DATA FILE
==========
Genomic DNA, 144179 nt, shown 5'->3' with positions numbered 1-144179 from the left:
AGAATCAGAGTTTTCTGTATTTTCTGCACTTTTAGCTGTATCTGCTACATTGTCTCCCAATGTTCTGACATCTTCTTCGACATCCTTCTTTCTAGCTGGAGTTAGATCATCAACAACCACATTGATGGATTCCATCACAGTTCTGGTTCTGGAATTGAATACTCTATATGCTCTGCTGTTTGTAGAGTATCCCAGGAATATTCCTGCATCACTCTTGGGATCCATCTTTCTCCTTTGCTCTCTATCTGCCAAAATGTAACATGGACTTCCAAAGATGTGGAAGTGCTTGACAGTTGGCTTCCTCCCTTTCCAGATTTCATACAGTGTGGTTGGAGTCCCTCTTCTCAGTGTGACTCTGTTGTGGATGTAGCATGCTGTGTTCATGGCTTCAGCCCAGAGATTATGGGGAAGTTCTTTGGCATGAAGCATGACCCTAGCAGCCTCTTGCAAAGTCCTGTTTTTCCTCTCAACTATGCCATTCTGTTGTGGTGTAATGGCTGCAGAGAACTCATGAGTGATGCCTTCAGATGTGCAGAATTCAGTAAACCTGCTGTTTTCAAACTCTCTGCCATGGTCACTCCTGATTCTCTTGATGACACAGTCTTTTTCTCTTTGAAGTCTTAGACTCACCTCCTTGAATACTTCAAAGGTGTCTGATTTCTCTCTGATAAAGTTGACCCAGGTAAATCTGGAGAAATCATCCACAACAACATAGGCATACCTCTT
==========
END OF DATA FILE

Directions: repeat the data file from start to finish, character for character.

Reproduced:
Genomic DNA, 144179 nt, shown 5'->3' with positions numbered 1-144179 from the left:
AGAATCAGAGTTTTCTGTATTTTCTGCACTTTTAGCTGTATCTGCTACATTGTCTCCCAATGTTCTGACATCTTCTTCGACATCCTTCTTTCTAGCTGGAGTTAGATCATCAACAACCACATTGATGGATTCCATCACAGTTCTGGTTCTGGAATTGAATACTCTATATGCTCTGCTGTTTGTAGAGTATCCCAGGAATATTCCTGCATCACTCTTGGGATCCATCTTTCTCCTTTGCTCTCTATCTGCCAAAATGTAACATGGACTTCCAAAGATGTGGAAGTGCTTGACAGTTGGCTTCCTCCCTTTCCAGATTTCATACAGTGTGGTTGGAGTCCCTCTTCTCAGTGTGACTCTGTTGTGGATGTAGCATGCTGTGTTCATGGCTTCAGCCCAGAGATTATGGGGAAGTTCTTTGGCATGAAGCATGACCCTAGCAGCCTCTTGCAAAGTCCTGTTTTTCCTCTCAACTATGCCATTCTGTTGTGGTGTAATGGCTGCAGAGAACTCATGAGTGATGCCTTCAGATGTGCAGAATTCAGTAAACCTGCTGTTTTCAAACTCTCTGCCATGGTCACTCCTGATTCTCTTGATGACACAGTCTTTTTCTCTTTGAAGTCTTAGACTCACCTCCTTGAATACTTCAAAGGTGTCTGATTTCTCTCTGATAAAGTTGACCCAGGTAAATCTGGAGAAATCATCCACAACAACATAGGCATACCTCTT